Does Line Rider 2: Unbound represent the commercial death of a cool, free game?
I have to admit I was scandalised to find Line Rider being turned into a commercial DS, Wii and PC title.
If you've never come across it before, Line Rider is an internet toy originally created by Boštjan Cadež, a Slovenian university student, in September 2006. It quickly gathered a global cult following
And now it has an official website. Indeed, Line Rider has been Disneyfied all out of proportion from its simple yet addicting, school-project-posted-to-deviantart roots. Now all of the sudden YouTube's favourite sledder needs cut-scenes, puzzles, and unlockables. So is this yet another perfectly cool free game that suddenly needs to be paid for?
Perhaps. But let's take a closer look at Line Rider 2: Unbound. There is a story mode, perfect for people who like to collect tokens to unlock stuff. (The DS version is a little gimped in this respect anyhow, since in the other versions you eventually gain the ability to have more than one rider at a time.)
Each Line Rider 2: Unbound act is capped with 3-D animated cut-scenes and features a handful of levels where you'll have to conjure up missing track to collect targets (red tokens) and end up in the goal zone. Of course, since you're drawing, the game features heavy stylus usage. Moving the camera, though, is accomplished with the d-pad.
I can't be sure, but I would certainly hope that the PC version has a better zoom than the DS version does (with the Y and A buttons), although since PC players are probably on a 15in or bigger monitor, it may not even come up that you can't see so much of your drawing field. Lines can be drawn free hand or with a tool that lets you push and pull nodes to get a clean curve. You can also select and move sections of line, like in the original.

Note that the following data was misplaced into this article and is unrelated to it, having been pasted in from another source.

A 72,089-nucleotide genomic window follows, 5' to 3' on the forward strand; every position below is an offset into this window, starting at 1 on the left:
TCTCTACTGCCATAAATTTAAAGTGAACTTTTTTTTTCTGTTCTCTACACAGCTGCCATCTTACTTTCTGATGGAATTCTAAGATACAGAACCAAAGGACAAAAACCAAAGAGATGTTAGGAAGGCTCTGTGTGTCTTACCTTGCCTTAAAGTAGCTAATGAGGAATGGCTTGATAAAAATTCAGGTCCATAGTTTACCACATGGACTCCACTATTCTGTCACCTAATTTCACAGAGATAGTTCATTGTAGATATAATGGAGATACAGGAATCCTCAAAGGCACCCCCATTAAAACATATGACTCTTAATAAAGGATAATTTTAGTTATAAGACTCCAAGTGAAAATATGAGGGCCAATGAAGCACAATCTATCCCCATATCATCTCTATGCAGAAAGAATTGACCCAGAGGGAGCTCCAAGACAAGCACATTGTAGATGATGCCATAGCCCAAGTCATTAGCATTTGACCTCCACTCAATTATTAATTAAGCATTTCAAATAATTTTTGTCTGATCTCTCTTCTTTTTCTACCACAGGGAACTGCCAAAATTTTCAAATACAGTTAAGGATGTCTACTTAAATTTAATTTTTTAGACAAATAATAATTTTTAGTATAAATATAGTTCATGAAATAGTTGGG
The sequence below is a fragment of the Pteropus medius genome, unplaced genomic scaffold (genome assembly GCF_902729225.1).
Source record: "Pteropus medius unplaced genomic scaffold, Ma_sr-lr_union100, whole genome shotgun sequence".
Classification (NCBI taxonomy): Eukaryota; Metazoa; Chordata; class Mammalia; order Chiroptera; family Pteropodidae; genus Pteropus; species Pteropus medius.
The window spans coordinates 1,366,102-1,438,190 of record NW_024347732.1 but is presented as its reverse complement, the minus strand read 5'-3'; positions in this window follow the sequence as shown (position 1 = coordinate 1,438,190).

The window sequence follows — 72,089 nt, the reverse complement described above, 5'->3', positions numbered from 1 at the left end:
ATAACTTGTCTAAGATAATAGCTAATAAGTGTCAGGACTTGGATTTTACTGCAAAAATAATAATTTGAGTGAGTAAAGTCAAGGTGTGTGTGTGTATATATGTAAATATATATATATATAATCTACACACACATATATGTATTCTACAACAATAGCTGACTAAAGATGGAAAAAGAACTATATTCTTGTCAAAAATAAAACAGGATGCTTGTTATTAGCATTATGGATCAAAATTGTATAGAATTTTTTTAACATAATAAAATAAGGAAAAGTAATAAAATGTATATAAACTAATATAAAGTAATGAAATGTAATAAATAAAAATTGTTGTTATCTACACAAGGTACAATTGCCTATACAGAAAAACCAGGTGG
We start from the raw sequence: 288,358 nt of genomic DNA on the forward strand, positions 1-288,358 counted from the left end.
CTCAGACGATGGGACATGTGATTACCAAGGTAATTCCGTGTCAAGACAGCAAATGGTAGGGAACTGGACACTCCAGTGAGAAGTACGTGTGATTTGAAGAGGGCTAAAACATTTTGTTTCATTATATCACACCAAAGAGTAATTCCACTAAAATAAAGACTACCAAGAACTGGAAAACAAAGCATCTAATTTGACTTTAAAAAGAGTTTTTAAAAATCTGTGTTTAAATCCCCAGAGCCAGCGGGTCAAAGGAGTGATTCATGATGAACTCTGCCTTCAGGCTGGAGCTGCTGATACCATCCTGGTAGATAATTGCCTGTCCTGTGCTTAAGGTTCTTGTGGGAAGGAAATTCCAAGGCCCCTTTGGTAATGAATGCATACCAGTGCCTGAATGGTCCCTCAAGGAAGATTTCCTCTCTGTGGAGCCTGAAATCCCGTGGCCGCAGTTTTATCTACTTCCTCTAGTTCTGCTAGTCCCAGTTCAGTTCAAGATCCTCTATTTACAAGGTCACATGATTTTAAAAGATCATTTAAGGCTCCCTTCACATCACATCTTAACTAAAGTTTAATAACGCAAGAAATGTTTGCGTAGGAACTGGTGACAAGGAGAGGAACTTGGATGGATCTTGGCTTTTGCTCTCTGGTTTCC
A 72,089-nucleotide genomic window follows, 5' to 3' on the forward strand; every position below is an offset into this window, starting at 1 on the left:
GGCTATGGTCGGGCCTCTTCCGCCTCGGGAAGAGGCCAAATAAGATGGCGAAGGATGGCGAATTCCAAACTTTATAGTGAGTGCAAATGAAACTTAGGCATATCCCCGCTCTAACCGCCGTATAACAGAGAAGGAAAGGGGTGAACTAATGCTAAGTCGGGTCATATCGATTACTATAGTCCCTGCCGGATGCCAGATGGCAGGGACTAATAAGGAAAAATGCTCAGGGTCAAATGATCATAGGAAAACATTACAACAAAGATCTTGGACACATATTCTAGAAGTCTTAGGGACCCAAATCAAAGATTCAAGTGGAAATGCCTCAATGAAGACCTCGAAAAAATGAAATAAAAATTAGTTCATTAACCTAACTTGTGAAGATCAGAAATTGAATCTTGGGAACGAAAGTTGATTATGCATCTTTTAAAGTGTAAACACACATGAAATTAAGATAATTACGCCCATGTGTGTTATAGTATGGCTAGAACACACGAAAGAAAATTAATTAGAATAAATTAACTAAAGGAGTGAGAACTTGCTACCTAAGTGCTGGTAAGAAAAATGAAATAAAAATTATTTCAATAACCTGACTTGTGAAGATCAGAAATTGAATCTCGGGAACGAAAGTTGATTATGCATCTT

Not only can you draw a plain line, but in fact a variety of flavors of line are at your disposal. In the story mode, you get speedy red lines and braking yellow lines, but once you decide you can do without unlockables you'll find that Freestyle offers breakable lines (my personal favourite, as you can draw whatever you like and smash it to bits on your way to the next loop), trampoline lines, and lines that exist just to look pretty.
Freestyle, in fact, is the best part of the game. Could've been the only part of the game, as far as I'm concerned. The fact that you can also create puzzles to trade with friends is nifty, but it's the freestyle show-off stuff that made Line Rider famous in the first place.
This leads to my biggest complaint about Line Rider 2: Unbound, which is the line limit. Not only can you not just doodle to your heart's content, but when you get near the limit they post annoying signage all over the drawing field as a warning to be feared, and the help tips up top get replaced with messages that tell you to watch it, buster.
Tears were shed on principal (since the limit isn't absurdly low), and the liquid curved so well, that Bosh rode off the part of it that I drew in speedy red line and crashed through my other eye, drawn in orange breakables. Okay, I didn't actually do that, but you could if you wanted to, and send it to your friend, to boot. That is why this game is fun, that and the insane soundtrack (played on your command via the jukebox) that might actually warp your brain - maybe that's why this review is so silly - with its unexpectedly rad Moscow Circus track and obnoxious techno yodelling.
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